Tax Extenders: Protecting Americans from Tax Hikes Act of 2015 [Blog Post]
December 22, 2015
On December 18th, 2015, President Obama signed into law the Protecting Americans from Tax Hikes (PATH) Act of 2015. In the following “Expertise Beyond the Numbers” blog post, SC&H Group’s Tax Services team provides insights into the new legislation, and how the various provisions may impact your business and individual tax liability.
Congress acted last week to extend certain provisions of the Tax Code, which had been set to expire.
This year’s Extender Bill, the Protecting Americans from Tax Hikes (PATH) Act of 2015, is a little different than previous versions from past years – at least 20 of the provisions were made permanent, and several were extended over multiple years.
This is major and welcomed tax legislation that benefits both business and individuals. The PATH Act provides considerable ability for taxpayers – and their advisors – to plan beyond just a 12-month period.
Below are just some of the key business provisions from the PATH Act:
- Section 179 Expensing Thresholds were permanently increased to $500,000 with an overall $2,000,000 investment limit in section 179 Property. Prior to the Act, the limit had decreased to only $25,000 for 2015.
- A 15-Year permanent write off exists for Qualified Leasehold Improvements, Restaurant Property, and Retail Improvements. The shorter life will enable these improvements to also qualify for bonus depreciation.
- Bonus Depreciation is extended & phased down through 2019. 50% Bonus Depreciation will be available in 2015 through 2017. The benefit decreases to 40% in 2018, and then 30% in 2019.
- R&D Tax Credit is made permanent & modified. The R&D Tax Credit was made permanent, and was modified to allow eligible small businesses whose gross receipts are $50 million or less the ability to apply their credit against their alternative minimum tax (AMT) liability, and to allow certain eligible small businesses the ability to apply their credit against their payroll tax (i.e., FICA) liabilities.
- Qualified Small Business Stock. The Act makes permanent the 100% exclusion for gain on the sale or exchange of qualified small business stock held for more than 5 years by non-corporate taxpayers.
- Built in Gains Tax Recognition period is permanently set at five (5) years. This is the time period after a C corporation converts to an S Corporation. Net recognized built in gains are taxed at the highest corporate rate during this measurement period. The original measurement period had been 10 years.
- There is an enhanced charitable deduction for taxpayers engaged in a business with food inventory. The act makes permanent special rules applicable to the donation of food items.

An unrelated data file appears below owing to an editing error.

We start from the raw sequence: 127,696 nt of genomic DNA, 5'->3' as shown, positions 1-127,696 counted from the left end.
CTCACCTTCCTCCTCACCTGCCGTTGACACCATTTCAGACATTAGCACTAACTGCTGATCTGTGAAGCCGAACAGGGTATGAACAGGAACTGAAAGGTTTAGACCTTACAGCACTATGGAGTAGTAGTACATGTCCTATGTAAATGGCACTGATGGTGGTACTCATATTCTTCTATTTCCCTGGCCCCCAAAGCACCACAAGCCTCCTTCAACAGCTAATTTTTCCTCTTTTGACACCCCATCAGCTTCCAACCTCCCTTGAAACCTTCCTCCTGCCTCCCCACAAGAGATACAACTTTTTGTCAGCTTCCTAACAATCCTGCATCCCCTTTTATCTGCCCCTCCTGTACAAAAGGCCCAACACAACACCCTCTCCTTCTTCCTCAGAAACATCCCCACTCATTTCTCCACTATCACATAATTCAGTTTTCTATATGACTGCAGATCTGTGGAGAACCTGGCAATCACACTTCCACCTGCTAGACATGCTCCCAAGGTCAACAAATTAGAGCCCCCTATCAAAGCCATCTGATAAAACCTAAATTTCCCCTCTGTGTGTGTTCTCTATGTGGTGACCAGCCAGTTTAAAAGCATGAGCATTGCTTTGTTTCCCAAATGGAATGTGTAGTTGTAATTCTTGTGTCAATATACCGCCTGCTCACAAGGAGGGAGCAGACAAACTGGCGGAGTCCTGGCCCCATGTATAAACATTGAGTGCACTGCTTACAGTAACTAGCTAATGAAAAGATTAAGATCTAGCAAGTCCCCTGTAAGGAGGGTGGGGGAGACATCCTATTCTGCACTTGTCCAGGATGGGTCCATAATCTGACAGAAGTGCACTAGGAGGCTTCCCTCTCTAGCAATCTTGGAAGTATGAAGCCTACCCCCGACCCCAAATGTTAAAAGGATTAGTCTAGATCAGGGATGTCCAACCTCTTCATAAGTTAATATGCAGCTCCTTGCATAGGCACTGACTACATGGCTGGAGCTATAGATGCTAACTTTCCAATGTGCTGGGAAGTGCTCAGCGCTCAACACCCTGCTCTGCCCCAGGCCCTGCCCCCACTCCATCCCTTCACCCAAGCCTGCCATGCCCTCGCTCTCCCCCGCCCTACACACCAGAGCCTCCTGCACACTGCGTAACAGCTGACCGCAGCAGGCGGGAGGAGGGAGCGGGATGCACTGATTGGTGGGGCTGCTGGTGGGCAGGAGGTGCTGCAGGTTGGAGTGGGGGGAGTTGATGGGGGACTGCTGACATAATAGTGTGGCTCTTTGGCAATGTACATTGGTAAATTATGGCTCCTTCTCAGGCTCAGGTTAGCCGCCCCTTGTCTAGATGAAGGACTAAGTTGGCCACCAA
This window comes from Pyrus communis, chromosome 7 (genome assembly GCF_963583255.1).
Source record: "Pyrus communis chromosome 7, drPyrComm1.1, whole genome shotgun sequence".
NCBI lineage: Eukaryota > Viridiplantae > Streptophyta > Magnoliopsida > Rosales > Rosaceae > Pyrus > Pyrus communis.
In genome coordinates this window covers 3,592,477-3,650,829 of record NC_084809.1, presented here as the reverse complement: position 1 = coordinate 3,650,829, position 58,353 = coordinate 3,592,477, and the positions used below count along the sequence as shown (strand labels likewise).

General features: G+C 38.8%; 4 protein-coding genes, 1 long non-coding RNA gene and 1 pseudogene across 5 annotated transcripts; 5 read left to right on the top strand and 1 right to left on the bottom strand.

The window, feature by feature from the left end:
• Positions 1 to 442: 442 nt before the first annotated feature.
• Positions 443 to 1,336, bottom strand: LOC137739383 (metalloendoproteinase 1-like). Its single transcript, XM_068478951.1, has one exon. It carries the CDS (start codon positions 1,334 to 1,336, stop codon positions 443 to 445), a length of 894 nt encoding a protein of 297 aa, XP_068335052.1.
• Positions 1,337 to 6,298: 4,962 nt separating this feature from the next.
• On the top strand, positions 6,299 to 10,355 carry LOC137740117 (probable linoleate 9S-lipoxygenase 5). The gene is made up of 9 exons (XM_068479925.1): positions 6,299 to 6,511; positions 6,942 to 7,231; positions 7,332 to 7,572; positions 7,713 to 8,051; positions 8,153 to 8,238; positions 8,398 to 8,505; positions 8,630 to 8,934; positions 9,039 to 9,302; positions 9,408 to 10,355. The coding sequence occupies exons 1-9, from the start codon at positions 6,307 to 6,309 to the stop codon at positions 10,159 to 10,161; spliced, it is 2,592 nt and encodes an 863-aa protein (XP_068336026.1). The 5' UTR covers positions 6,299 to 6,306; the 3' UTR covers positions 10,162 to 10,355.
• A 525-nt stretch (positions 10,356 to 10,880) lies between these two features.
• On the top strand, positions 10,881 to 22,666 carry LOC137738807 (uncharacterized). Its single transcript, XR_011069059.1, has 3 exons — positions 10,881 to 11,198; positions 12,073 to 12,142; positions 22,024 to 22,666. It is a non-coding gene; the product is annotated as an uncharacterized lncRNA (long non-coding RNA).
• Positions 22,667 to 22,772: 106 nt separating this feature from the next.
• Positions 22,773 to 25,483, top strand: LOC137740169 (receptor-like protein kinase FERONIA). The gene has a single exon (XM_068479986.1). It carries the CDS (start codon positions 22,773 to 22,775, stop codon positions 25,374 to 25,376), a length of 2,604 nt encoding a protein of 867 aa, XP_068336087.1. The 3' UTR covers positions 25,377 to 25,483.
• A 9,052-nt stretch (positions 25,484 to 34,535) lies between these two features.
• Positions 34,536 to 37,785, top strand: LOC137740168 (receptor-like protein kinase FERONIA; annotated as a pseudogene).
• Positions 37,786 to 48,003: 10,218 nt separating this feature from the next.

- The Work Opportunity Credit is extended through 2019.
- Section 179D Energy Efficiency Deductions Extended for Commercial Buildings through 2016. Using the 179D deduction, building owners and tenants who make expenditures to cause new or renovated commercial buildings to be more energy efficient and designers of qualifying government buildings will again be eligible for a significant Federal tax deduction, an immediate one time depreciation deduction of up to $1.80 per square foot.
Below are some of the key individual provisions from the PATH Act:
- The American Opportunity Tax Credit, an education credit available up to $2,500, has been made permanent. The AOTC is subject to a phase-out for taxpayers with adjusted gross income in excess of $80,000 (single) or $160,000 (married filing joint).
- The State and Local Sales Tax Deduction election (in lieu of deducting state and local income taxes) has been made permanent.
- The above-the-line deduction for elementary and secondary school teacher’s classroom expenses has been indexed for inflation beginning in 2016, and now includes professional development expenses, has been made permanent.
- The provision allowing individuals to make tax-free distributions from their IRA’s to a qualified charitable organization has been made permanent. The tax free treatment is still capped at $100,000 per taxpayer per year.
- Both the tuition and fees deduction and mortgage insurance premium deduction have been extended through 2016.
- The mortgage debt exclusion, which allows a taxpayer to exclude from income cancellation of mortgage debt on a principal resident of up to $2 million ($1 million for married filing separate filers), has been extended through 2016. This does include debt discharged in 2017 if the discharge’s binding written agreement is entered into in 2016.